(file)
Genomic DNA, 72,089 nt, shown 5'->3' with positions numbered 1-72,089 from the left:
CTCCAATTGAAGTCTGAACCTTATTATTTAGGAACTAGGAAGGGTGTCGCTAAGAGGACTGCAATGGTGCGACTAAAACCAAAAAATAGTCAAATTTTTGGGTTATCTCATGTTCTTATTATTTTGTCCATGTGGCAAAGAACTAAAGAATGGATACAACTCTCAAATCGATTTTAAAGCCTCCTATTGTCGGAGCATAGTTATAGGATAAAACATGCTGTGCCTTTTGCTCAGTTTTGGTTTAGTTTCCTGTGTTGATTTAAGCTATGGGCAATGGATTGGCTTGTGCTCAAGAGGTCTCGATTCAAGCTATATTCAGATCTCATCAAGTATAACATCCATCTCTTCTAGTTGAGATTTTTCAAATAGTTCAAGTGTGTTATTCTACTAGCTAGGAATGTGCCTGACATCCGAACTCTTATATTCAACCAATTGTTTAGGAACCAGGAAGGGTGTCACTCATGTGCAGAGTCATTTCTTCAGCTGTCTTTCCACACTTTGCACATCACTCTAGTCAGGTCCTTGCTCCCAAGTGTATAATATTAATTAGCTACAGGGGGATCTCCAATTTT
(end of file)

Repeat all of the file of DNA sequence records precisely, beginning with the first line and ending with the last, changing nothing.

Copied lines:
Genomic DNA, 72,089 nt, shown 5'->3' with positions numbered 1-72,089 from the left:
CTCCAATTGAAGTCTGAACCTTATTATTTAGGAACTAGGAAGGGTGTCGCTAAGAGGACTGCAATGGTGCGACTAAAACCAAAAAATAGTCAAATTTTTGGGTTATCTCATGTTCTTATTATTTTGTCCATGTGGCAAAGAACTAAAGAATGGATACAACTCTCAAATCGATTTTAAAGCCTCCTATTGTCGGAGCATAGTTATAGGATAAAACATGCTGTGCCTTTTGCTCAGTTTTGGTTTAGTTTCCTGTGTTGATTTAAGCTATGGGCAATGGATTGGCTTGTGCTCAAGAGGTCTCGATTCAAGCTATATTCAGATCTCATCAAGTATAACATCCATCTCTTCTAGTTGAGATTTTTCAAATAGTTCAAGTGTGTTATTCTACTAGCTAGGAATGTGCCTGACATCCGAACTCTTATATTCAACCAATTGTTTAGGAACCAGGAAGGGTGTCACTCATGTGCAGAGTCATTTCTTCAGCTGTCTTTCCACACTTTGCACATCACTCTAGTCAGGTCCTTGCTCCCAAGTGTATAATATTAATTAGCTACAGGGGGATCTCCAATTTT